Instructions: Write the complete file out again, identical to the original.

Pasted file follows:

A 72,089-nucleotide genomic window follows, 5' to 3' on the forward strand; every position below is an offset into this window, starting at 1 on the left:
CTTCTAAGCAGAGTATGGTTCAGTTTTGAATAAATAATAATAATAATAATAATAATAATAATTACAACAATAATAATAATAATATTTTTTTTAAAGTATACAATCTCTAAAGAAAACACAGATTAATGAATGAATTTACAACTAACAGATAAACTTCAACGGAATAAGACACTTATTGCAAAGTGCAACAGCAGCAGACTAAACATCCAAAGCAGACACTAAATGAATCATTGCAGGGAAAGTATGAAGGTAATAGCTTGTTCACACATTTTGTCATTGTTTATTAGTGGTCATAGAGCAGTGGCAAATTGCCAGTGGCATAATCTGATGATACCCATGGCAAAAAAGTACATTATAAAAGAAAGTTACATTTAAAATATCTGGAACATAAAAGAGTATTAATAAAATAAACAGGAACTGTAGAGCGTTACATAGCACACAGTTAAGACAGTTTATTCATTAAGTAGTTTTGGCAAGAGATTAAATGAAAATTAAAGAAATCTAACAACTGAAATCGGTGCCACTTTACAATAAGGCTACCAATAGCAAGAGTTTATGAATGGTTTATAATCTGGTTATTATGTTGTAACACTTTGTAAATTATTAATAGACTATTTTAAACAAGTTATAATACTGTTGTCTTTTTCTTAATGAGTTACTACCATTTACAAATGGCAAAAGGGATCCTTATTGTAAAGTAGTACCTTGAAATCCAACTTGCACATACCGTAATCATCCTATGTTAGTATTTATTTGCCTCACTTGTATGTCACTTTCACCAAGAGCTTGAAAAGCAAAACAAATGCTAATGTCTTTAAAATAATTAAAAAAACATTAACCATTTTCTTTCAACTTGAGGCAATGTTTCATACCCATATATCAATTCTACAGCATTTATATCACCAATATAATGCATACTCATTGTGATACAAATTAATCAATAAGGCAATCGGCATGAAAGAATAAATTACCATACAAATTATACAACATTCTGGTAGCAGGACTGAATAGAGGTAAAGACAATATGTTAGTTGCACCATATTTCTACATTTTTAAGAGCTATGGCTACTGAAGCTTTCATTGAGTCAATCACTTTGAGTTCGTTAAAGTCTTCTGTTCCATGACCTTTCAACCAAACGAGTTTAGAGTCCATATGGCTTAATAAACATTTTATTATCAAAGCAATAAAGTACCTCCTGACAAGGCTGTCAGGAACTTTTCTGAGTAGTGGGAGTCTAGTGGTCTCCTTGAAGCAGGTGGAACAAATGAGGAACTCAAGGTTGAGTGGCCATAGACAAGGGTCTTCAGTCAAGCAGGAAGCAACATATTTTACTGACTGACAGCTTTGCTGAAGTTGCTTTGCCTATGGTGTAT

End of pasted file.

A 72,089-nucleotide genomic window follows, 5' to 3' on the forward strand; every position below is an offset into this window, starting at 1 on the left:
CTTCTAAGCAGAGTATGGTTCAGTTTTGAATAAATAATAATAATAATAATAATAATAATAATTACAACAATAATAATAATAATATTTTTTTTAAAGTATACAATCTCTAAAGAAAACACAGATTAATGAATGAATTTACAACTAACAGATAAACTTCAACGGAATAAGACACTTATTGCAAAGTGCAACAGCAGCAGACTAAACATCCAAAGCAGACACTAAATGAATCATTGCAGGGAAAGTATGAAGGTAATAGCTTGTTCACACATTTTGTCATTGTTTATTAGTGGTCATAGAGCAGTGGCAAATTGCCAGTGGCATAATCTGATGATACCCATGGCAAAAAAGTACATTATAAAAGAAAGTTACATTTAAAATATCTGGAACATAAAAGAGTATTAATAAAATAAACAGGAACTGTAGAGCGTTACATAGCACACAGTTAAGACAGTTTATTCATTAAGTAGTTTTGGCAAGAGATTAAATGAAAATTAAAGAAATCTAACAACTGAAATCGGTGCCACTTTACAATAAGGCTACCAATAGCAAGAGTTTATGAATGGTTTATAATCTGGTTATTATGTTGTAACACTTTGTAAATTATTAATAGACTATTTTAAACAAGTTATAATACTGTTGTCTTTTTCTTAATGAGTTACTACCATTTACAAATGGCAAAAGGGATCCTTATTGTAAAGTAGTACCTTGAAATCCAACTTGCACATACCGTAATCATCCTATGTTAGTATTTATTTGCCTCACTTGTATGTCACTTTCACCAAGAGCTTGAAAAGCAAAACAAATGCTAATGTCTTTAAAATAATTAAAAAAACATTAACCATTTTCTTTCAACTTGAGGCAATGTTTCATACCCATATATCAATTCTACAGCATTTATATCACCAATATAATGCATACTCATTGTGATACAAATTAATCAATAAGGCAATCGGCATGAAAGAATAAATTACCATACAAATTATACAACATTCTGGTAGCAGGACTGAATAGAGGTAAAGACAATATGTTAGTTGCACCATATTTCTACATTTTTAAGAGCTATGGCTACTGAAGCTTTCATTGAGTCAATCACTTTGAGTTCGTTAAAGTCTTCTGTTCCATGACCTTTCAACCAAACGAGTTTAGAGTCCATATGGCTTAATAAACATTTTATTATCAAAGCAATAAAGTACCTCCTGACAAGGCTGTCAGGAACTTTTCTGAGTAGTGGGAGTCTAGTGGTCTCCTTGAAGCAGGTGGAACAAATGAGGAACTCAAGGTTGAGTGGCCATAGACAAGGGTCTTCAGTCAAGCAGGAAGCAACATATTTTACTGACTGACAGCTTTGCTGAAGTTGCTTTGCCTATGGTGTAT